The US Federal Trade Commission on Tuesday approved Intel's blockbuster $7.68 acquisition of security vendor McAfee.
"The Federal Trade Commission has concluded its review of the proposed McAfee transaction and has cleared it," Intel vice president for investor relations Kevin Sellers said in a statement. "We are continuing to work with the staff at the European Commission as they continue their review."
Intel could face a tougher road to ratification in Europe, where the European Commission reportedly has concerns about the deal and is looking into launching an antitrust investigation to further examine its implications.
The European Commission, the executive branch of the EU, is reportedly concerned with Intel's public plans to incorporate security features into its microprocessor chips, as well as the possibility that Intel will use McAfee's technology to determine which applications are allowed to run on its microprocessors, or unfairly favor McAfee over competing security vendors.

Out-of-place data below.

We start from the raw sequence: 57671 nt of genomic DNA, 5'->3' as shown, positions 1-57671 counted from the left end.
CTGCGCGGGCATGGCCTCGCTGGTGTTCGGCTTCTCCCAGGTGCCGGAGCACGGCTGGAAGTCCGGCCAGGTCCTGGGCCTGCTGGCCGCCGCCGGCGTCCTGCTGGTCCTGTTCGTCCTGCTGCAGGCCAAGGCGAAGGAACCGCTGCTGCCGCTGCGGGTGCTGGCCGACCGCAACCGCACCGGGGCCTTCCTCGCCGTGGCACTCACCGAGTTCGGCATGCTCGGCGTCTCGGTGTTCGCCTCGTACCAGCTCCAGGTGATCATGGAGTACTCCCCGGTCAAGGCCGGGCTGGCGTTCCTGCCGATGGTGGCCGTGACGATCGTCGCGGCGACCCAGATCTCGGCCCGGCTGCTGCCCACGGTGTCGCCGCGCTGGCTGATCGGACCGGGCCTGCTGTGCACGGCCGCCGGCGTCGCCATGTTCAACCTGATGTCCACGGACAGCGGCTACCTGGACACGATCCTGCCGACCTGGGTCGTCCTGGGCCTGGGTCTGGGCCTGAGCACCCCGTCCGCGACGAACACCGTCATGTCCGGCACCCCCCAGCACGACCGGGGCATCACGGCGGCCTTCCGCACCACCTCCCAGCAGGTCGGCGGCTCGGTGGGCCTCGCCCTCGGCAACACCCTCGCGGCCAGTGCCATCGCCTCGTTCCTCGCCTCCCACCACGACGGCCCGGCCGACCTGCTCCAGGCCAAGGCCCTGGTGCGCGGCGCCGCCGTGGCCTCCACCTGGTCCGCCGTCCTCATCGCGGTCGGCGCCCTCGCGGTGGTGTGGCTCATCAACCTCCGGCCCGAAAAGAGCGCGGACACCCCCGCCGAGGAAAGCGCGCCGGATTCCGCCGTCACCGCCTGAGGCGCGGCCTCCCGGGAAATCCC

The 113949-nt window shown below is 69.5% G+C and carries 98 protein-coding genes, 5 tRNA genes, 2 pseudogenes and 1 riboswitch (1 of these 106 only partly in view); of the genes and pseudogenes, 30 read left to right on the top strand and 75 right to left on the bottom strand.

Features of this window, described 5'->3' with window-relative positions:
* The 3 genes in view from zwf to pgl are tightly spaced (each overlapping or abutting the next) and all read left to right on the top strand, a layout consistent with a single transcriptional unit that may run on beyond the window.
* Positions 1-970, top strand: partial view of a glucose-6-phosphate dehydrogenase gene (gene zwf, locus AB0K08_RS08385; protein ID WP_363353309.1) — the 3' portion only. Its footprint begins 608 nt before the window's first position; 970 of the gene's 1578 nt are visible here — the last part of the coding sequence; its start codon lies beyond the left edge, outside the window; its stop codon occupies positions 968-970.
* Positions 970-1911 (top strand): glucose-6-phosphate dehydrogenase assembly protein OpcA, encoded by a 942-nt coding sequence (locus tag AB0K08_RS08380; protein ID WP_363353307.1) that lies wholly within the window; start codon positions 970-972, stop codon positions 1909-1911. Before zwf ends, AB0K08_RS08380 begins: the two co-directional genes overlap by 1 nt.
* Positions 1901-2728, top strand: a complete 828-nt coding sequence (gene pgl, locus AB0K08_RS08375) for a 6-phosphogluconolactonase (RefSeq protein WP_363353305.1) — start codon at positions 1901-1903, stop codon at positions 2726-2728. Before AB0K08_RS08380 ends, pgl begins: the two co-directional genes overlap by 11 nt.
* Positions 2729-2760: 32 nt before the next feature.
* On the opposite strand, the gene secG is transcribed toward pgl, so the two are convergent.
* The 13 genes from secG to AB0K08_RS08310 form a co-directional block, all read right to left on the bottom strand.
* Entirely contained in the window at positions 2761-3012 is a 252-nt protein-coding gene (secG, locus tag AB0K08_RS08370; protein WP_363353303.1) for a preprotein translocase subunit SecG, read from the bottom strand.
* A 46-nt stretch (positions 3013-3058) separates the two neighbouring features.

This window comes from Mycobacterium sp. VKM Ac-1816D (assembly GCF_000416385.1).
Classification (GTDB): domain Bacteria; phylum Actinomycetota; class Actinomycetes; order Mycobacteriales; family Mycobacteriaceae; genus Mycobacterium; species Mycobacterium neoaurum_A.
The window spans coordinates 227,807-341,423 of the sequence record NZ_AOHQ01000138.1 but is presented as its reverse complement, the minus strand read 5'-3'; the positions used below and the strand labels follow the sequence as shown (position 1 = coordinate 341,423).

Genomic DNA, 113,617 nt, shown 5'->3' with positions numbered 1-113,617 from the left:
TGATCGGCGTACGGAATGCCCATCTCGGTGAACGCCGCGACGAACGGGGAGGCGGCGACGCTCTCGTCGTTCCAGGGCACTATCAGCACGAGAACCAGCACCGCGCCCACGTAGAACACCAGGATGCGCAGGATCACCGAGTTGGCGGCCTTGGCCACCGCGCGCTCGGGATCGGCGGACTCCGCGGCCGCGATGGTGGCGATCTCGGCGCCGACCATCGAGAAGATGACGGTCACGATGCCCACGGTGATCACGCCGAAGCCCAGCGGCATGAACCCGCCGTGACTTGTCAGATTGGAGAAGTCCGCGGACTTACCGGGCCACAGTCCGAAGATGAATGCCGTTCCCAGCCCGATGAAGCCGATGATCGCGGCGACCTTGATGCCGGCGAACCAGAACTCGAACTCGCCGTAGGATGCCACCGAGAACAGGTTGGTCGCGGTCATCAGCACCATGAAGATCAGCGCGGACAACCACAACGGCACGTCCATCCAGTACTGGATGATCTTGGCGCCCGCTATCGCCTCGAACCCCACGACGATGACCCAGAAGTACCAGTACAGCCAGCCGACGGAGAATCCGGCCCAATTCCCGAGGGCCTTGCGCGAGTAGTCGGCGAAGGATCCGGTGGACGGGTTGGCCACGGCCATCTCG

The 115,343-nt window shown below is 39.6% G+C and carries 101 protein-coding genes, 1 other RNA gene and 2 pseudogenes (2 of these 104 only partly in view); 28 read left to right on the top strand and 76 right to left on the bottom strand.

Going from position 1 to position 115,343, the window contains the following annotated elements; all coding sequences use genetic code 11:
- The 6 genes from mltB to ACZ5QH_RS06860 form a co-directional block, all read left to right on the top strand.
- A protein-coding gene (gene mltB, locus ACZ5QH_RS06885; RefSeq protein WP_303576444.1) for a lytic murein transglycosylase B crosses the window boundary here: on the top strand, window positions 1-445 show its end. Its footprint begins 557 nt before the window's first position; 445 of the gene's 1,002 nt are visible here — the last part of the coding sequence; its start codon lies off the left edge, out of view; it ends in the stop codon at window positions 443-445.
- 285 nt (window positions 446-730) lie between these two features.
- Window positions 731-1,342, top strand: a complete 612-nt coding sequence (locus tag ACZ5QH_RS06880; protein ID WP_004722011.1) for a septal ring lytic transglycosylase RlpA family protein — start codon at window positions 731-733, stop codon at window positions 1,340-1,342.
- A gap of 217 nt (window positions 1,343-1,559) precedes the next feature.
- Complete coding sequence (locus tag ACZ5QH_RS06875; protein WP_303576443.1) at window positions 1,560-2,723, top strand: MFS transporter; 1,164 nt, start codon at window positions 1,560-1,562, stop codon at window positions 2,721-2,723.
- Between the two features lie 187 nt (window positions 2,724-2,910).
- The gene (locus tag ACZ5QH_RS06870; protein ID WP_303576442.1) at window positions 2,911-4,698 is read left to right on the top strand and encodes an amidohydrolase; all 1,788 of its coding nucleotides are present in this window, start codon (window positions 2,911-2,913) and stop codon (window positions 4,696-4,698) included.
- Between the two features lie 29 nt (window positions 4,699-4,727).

Intel in August announced its plans to purchase McAfee, the world's second largest security vendor. Intel President and CEO Paul Otellini last month pledged not to change McAfee's business model, sales practices, terms and conditions, products, or branding.
Concerned as to what impact the Intel acquisition would have on the future of McAfee's SMB security products, McAfee partners supported Intel's decision to keep McAfee as a separate security division.
Once the acquisition closes, McAfee will become a wholly owned subsidiary of Intel, under Intel's software and services group. Renee James, senior vice president and general manager of Intel 's software and services group, has said she expects an <a data-cke-saved-href=" Intel-McAfee product to go to market sometime next year.
The EU has been keeping close watch on Intel, and last year, the EU officials levied a record $1.45 billion fine against Intel for undermining competition by excluding rival AMD from markets.